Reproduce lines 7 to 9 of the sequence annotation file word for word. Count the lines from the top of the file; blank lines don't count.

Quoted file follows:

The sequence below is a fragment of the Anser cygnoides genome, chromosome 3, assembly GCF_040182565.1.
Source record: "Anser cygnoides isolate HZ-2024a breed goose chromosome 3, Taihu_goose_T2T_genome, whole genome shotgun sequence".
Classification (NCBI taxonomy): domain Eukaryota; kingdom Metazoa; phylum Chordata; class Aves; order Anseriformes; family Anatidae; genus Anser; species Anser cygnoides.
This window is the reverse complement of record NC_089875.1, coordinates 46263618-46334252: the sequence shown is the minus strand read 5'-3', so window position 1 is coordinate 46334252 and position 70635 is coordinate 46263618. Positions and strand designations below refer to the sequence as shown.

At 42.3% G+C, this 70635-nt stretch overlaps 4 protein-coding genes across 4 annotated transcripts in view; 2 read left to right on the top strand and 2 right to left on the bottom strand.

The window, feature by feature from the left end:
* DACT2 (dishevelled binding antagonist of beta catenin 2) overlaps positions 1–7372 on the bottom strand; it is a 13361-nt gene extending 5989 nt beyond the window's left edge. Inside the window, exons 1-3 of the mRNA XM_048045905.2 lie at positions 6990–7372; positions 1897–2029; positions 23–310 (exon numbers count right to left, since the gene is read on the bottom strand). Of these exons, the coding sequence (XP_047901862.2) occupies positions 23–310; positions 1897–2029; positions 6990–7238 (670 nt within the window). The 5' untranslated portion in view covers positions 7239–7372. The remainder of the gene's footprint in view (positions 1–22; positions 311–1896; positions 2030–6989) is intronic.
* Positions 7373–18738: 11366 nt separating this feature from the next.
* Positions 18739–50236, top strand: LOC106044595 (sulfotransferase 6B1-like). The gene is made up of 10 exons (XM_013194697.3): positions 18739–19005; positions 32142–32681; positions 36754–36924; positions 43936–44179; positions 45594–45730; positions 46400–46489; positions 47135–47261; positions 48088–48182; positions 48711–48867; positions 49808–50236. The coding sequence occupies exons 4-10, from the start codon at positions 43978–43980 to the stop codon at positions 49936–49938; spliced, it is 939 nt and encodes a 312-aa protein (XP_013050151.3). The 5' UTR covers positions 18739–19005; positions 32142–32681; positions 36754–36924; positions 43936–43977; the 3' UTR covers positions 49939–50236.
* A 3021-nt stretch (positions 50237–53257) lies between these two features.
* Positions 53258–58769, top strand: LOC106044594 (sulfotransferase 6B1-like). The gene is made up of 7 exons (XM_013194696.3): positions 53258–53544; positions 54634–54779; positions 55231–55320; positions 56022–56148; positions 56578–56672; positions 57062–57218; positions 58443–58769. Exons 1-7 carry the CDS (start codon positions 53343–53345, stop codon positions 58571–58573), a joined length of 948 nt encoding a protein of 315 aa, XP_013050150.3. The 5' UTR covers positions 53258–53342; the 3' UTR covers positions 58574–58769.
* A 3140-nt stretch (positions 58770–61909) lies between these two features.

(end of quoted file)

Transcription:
* DACT2 (dishevelled binding antagonist of beta catenin 2) overlaps positions 1–7372 on the bottom strand; it is a 13361-nt gene extending 5989 nt beyond the window's left edge. Inside the window, exons 1-3 of the mRNA XM_048045905.2 lie at positions 6990–7372; positions 1897–2029; positions 23–310 (exon numbers count right to left, since the gene is read on the bottom strand). Of these exons, the coding sequence (XP_047901862.2) occupies positions 23–310; positions 1897–2029; positions 6990–7238 (670 nt within the window). The 5' untranslated portion in view covers positions 7239–7372. The remainder of the gene's footprint in view (positions 1–22; positions 311–1896; positions 2030–6989) is intronic.
* Positions 7373–18738: 11366 nt separating this feature from the next.
* Positions 18739–50236, top strand: LOC106044595 (sulfotransferase 6B1-like). The gene is made up of 10 exons (XM_013194697.3): positions 18739–19005; positions 32142–32681; positions 36754–36924; positions 43936–44179; positions 45594–45730; positions 46400–46489; positions 47135–47261; positions 48088–48182; positions 48711–48867; positions 49808–50236. The coding sequence occupies exons 4-10, from the start codon at positions 43978–43980 to the stop codon at positions 49936–49938; spliced, it is 939 nt and encodes a 312-aa protein (XP_013050151.3). The 5' UTR covers positions 18739–19005; positions 32142–32681; positions 36754–36924; positions 43936–43977; the 3' UTR covers positions 49939–50236.